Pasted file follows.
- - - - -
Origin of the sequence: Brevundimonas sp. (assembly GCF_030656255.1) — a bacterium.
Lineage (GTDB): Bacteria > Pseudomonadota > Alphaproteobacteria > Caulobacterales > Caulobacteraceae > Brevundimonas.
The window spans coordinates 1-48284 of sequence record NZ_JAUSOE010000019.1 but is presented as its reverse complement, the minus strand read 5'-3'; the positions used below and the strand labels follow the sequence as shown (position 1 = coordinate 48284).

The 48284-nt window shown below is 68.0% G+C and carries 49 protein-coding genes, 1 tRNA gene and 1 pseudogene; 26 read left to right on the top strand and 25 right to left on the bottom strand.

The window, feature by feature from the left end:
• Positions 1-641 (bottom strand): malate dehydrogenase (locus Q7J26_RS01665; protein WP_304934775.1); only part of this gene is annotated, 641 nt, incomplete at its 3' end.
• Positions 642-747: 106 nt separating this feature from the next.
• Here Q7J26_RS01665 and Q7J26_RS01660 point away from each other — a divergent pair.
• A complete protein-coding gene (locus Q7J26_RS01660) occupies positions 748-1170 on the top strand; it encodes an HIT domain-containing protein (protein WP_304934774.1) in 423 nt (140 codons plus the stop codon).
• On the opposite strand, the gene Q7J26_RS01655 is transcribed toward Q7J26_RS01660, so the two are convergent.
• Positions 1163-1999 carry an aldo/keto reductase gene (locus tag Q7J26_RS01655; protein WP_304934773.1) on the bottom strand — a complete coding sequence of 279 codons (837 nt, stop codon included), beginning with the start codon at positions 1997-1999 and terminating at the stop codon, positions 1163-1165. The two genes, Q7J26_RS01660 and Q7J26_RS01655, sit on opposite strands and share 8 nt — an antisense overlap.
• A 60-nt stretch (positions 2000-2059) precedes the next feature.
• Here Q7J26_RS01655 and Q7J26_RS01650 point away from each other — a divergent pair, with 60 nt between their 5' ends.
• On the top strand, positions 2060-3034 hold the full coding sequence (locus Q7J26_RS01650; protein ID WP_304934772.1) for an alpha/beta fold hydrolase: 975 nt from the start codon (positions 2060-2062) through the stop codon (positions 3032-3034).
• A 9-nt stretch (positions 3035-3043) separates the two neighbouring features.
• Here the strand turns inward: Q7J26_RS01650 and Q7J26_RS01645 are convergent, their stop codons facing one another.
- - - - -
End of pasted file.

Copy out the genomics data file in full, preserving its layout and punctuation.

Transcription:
Origin of the sequence: Brevundimonas sp. (assembly GCF_030656255.1) — a bacterium.
Lineage (GTDB): Bacteria > Pseudomonadota > Alphaproteobacteria > Caulobacterales > Caulobacteraceae > Brevundimonas.
The window spans coordinates 1-48284 of sequence record NZ_JAUSOE010000019.1 but is presented as its reverse complement, the minus strand read 5'-3'; the positions used below and the strand labels follow the sequence as shown (position 1 = coordinate 48284).

The 48284-nt window shown below is 68.0% G+C and carries 49 protein-coding genes, 1 tRNA gene and 1 pseudogene; 26 read left to right on the top strand and 25 right to left on the bottom strand.

The window, feature by feature from the left end:
• Positions 1-641 (bottom strand): malate dehydrogenase (locus Q7J26_RS01665; protein WP_304934775.1); only part of this gene is annotated, 641 nt, incomplete at its 3' end.
• Positions 642-747: 106 nt separating this feature from the next.
• Here Q7J26_RS01665 and Q7J26_RS01660 point away from each other — a divergent pair.
• A complete protein-coding gene (locus Q7J26_RS01660) occupies positions 748-1170 on the top strand; it encodes an HIT domain-containing protein (protein WP_304934774.1) in 423 nt (140 codons plus the stop codon).
• On the opposite strand, the gene Q7J26_RS01655 is transcribed toward Q7J26_RS01660, so the two are convergent.
• Positions 1163-1999 carry an aldo/keto reductase gene (locus tag Q7J26_RS01655; protein WP_304934773.1) on the bottom strand — a complete coding sequence of 279 codons (837 nt, stop codon included), beginning with the start codon at positions 1997-1999 and terminating at the stop codon, positions 1163-1165. The two genes, Q7J26_RS01660 and Q7J26_RS01655, sit on opposite strands and share 8 nt — an antisense overlap.
• A 60-nt stretch (positions 2000-2059) precedes the next feature.
• Here Q7J26_RS01655 and Q7J26_RS01650 point away from each other — a divergent pair, with 60 nt between their 5' ends.
• On the top strand, positions 2060-3034 hold the full coding sequence (locus Q7J26_RS01650; protein ID WP_304934772.1) for an alpha/beta fold hydrolase: 975 nt from the start codon (positions 2060-2062) through the stop codon (positions 3032-3034).
• A 9-nt stretch (positions 3035-3043) separates the two neighbouring features.
• Here the strand turns inward: Q7J26_RS01650 and Q7J26_RS01645 are convergent, their stop codons facing one another.